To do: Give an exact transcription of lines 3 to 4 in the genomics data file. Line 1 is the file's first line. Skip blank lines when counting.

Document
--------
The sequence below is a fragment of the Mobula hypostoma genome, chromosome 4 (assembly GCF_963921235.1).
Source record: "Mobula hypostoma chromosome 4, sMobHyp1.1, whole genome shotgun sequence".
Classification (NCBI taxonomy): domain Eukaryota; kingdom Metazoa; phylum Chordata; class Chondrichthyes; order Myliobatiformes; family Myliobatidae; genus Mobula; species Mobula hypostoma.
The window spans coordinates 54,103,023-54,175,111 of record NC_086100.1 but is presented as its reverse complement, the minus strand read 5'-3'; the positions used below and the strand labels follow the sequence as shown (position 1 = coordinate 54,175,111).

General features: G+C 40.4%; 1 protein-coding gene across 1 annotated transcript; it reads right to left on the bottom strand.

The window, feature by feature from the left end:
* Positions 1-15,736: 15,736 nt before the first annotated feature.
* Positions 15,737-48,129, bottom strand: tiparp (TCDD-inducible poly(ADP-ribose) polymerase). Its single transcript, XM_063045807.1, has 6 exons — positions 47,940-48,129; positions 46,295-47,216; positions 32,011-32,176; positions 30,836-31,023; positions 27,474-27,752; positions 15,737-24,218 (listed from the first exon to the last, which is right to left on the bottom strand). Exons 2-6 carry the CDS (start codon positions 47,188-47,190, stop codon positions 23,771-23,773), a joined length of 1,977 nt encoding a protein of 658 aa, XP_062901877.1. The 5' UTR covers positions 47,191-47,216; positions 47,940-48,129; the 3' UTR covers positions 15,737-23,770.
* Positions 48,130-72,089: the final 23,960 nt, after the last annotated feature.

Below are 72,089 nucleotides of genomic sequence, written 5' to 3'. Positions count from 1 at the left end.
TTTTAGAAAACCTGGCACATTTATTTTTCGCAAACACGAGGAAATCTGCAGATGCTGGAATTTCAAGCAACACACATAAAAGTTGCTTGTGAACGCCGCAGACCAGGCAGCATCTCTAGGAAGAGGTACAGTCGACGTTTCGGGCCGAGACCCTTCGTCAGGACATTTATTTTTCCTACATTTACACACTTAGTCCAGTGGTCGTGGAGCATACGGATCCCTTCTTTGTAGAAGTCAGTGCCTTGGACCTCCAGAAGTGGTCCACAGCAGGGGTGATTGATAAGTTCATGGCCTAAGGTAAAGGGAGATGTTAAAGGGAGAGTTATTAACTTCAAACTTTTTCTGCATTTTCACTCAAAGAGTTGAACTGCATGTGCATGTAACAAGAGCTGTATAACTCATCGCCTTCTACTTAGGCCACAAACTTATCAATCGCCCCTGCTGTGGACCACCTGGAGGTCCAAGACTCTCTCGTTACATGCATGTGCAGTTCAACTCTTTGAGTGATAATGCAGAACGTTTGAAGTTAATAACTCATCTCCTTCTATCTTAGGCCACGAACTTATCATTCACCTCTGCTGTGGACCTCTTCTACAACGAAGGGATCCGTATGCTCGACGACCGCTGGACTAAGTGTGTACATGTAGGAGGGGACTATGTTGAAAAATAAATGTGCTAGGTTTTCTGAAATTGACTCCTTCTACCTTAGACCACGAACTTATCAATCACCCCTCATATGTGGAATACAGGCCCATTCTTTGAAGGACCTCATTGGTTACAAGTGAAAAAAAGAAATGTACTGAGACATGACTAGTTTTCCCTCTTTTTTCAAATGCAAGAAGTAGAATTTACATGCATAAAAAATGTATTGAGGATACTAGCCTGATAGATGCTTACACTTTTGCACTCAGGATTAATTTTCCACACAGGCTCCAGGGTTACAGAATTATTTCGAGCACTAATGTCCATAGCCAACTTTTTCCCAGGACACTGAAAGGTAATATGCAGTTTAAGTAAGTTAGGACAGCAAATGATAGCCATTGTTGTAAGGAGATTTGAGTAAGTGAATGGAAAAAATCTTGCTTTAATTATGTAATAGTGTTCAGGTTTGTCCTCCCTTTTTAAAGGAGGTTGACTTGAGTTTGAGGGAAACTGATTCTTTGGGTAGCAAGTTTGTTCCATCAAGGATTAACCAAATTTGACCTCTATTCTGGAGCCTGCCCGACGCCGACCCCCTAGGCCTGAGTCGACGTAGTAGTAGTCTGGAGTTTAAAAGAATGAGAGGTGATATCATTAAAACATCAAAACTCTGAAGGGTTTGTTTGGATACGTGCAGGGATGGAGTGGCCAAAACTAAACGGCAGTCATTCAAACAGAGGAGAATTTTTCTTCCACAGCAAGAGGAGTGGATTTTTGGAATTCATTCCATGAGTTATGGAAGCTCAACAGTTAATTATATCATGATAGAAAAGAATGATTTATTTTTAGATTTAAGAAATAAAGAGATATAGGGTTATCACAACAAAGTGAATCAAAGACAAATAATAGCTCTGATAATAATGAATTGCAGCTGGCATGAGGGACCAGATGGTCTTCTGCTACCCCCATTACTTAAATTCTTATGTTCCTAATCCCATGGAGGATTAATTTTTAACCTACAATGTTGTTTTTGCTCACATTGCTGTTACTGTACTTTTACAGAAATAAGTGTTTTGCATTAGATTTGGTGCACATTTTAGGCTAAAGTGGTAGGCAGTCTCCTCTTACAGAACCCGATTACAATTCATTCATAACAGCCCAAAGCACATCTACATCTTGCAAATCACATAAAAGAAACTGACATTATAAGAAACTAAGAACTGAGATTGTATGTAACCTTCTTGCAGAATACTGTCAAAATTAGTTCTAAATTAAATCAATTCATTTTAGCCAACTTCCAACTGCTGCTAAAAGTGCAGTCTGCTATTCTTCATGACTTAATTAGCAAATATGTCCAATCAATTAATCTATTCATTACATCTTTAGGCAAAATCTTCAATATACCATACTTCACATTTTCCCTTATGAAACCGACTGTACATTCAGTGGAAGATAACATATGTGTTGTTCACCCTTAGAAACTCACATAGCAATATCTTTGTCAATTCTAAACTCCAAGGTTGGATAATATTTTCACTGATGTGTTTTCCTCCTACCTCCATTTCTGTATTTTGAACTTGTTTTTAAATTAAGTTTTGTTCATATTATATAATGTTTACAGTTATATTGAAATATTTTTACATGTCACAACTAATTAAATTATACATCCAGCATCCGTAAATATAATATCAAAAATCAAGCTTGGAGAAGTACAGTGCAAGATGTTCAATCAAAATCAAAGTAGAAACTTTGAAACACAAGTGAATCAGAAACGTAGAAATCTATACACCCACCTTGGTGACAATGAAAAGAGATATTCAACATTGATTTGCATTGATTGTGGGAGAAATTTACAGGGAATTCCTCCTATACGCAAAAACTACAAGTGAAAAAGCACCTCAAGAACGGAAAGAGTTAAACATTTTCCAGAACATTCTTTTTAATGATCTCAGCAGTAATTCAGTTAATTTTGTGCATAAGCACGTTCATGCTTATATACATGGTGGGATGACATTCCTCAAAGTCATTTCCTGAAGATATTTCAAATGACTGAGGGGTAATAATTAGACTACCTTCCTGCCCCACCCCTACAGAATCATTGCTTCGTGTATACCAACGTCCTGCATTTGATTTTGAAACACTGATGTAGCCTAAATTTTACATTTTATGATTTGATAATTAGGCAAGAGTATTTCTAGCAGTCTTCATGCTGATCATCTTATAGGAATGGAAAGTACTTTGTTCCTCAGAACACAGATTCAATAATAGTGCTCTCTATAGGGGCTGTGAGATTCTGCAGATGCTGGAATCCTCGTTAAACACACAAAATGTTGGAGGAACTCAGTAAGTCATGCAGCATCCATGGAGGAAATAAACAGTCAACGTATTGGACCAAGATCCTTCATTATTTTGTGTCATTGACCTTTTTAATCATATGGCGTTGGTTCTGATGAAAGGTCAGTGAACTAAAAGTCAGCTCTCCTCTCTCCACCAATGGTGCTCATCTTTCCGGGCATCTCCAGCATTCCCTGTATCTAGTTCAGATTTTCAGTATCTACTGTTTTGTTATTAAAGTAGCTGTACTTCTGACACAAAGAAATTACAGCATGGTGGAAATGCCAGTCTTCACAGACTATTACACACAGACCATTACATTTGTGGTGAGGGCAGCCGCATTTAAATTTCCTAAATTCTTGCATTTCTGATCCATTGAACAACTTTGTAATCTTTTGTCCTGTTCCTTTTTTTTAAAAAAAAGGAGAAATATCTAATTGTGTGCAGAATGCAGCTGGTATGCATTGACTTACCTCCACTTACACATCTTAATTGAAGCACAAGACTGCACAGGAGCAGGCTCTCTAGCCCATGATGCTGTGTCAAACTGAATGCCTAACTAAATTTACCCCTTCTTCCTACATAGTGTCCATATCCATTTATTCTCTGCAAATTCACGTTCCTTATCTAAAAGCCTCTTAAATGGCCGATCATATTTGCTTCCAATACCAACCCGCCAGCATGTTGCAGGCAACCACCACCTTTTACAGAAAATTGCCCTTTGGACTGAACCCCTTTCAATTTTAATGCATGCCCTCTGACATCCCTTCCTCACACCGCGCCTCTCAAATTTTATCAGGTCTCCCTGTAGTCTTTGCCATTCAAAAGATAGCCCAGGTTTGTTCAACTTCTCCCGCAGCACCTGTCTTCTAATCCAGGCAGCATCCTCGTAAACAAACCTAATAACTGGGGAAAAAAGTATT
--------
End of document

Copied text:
Classification (NCBI taxonomy): domain Eukaryota; kingdom Metazoa; phylum Chordata; class Chondrichthyes; order Myliobatiformes; family Myliobatidae; genus Mobula; species Mobula hypostoma.
The window spans coordinates 54,103,023-54,175,111 of record NC_086100.1 but is presented as its reverse complement, the minus strand read 5'-3'; the positions used below and the strand labels follow the sequence as shown (position 1 = coordinate 54,175,111).